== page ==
Recombinant Human Erythropoietin Therapy in Critically Ill Jehovah's Witnesses

Department of Pharmacy, the Hospital of the University of Pennsylvania, Philadelphia, Pennsylvania 19104, USA.
Pharmacotherapy (Impact Factor: 2.66). 12/2008; 28(11):1383-90. DOI: 10.1592/phco.28.11.1383
Source: PubMed


Blood transfusions and blood products are often given as a life-saving measure in patients with critical illness. However, some patients, such as Jehovah's Witnesses, may refuse their administration due to religious beliefs. Jehovah's Witnesses accept most available medical treatments, but not blood transfusions or blood products due to their religion's interpretation of several passages from the Bible. Since recombinant human erythropoietin (rHuEPO) became available, several cases have been reported in which rHuEPO was successfully administered to critically ill Jehovah's Witnesses. Administration of rHuEPO in combination with other blood conservation techniques has been shown to increase hemoglobin levels and survival in patients who experienced trauma, burns, general surgery, or gastrointestinal hemorrhage. We performed a literature search of the MEDLINE and International Pharmaceutical Abstracts databases of rHuEPO therapy in the Jehovah's Witness population. Fourteen cases were identified in which rHuEPO was administered to Jehovah's Witnesses who required the drug for critical care resuscitation as an alternative to blood products. In each clinical situation, rHuEPO enhanced erythropoiesis; however, time to the start of treatment, dosages, route of administration, and treatment duration varied widely. Supplementation with adjunctive agents, such as iron, folic acid, and vitamin B12, was also beneficial. Use of rHuEPO in Jehovah's Witnesses may provide an alternative to blood transfusions or blood products. Other alternatives, such as hemoglobin-based oxygen carriers and perfluorocarbons, are also being explored.

43 Reads
  • Source
    • "In contrast, many published case reports of untransfusable patients attributed rapid Hgb recovery, at least in part, to the use of EPO. These case reports are often cited in articles recommending use of EPO, sometimes at very high doses (Charles et al., 2006; Ball & Winstead, 2008; Melmed et al., 2009; Beliaev, 2013). The decision to use EPO therapy should be based on a thorough risk–benefit assessment including a quantitative understanding of the size of potential treatment effects. "
    [Show abstract] [Hide abstract]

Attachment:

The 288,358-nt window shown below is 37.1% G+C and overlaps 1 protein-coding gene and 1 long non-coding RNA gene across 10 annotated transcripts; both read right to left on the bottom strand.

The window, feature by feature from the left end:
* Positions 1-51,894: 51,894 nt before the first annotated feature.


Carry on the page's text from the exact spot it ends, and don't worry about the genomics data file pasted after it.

ABSTRACT: Background:Erythropoiesis stimulating agents [erythropoietin (EPO)] have been recommended to treat anaemic patients who cannot receive or refuse blood tranfusion (‘untransfusable’ patients).Objective:The objective of the study was to quantify the association of EPO use with haemoglobin (Hgb) recovery in anaemic untransfusable hospitalised patients.Methods/materials:EPO treated anaemic untransfusable patients were identified through the combination of a retrospective case review and a systematic review of the medical literature. Literature reports of untransfusable patients not treated with any EPO were used as a comparator group. Hgb concentrations before and following EPO use were abstracted and used to determine the rate of Hgb recovery for each case. Multilevel mixed effects modelling was used to determine the association of Hgb recovery with EPO use.Results:A total of 76 EPO treated cases (19 cases from the retrospective hospital case review and 57 from the literature), and 33 non-EPO treated comparator patients from the literature were included in the study. Hgb increased similarly over time in all groups at an overall mean standard error (SE) rate of 0·13 (0·01) g dL−1 day−1. The Hgb recovery rate was higher in patients with lower baseline Hgb, regardless of EPO use. No association was found between the rate of Hgb recovery and EPO use, dose or therapy duration.Conclusions:In anaemic, ‘untransfusable’ hospitalised patients, EPO use was not associated with increased Hgb recovery at anytime within 28 days.
    Transfusion Medicine 04/2014; 24(4). DOI:10.1111/tme.12120 · 1.65 Impact Factor
  • Source

    Value in Health 11/2002; 5(6):571-571. DOI:10.1016/S1098-3015(10)61503-3 · 3.28 Impact Factor

  • Critical care medicine 05/2009; 37(4):1501-3. DOI:10.1097/CCM.0b013e31819d2d61 · 6.31 Impact Factor
Show more

Similar Publications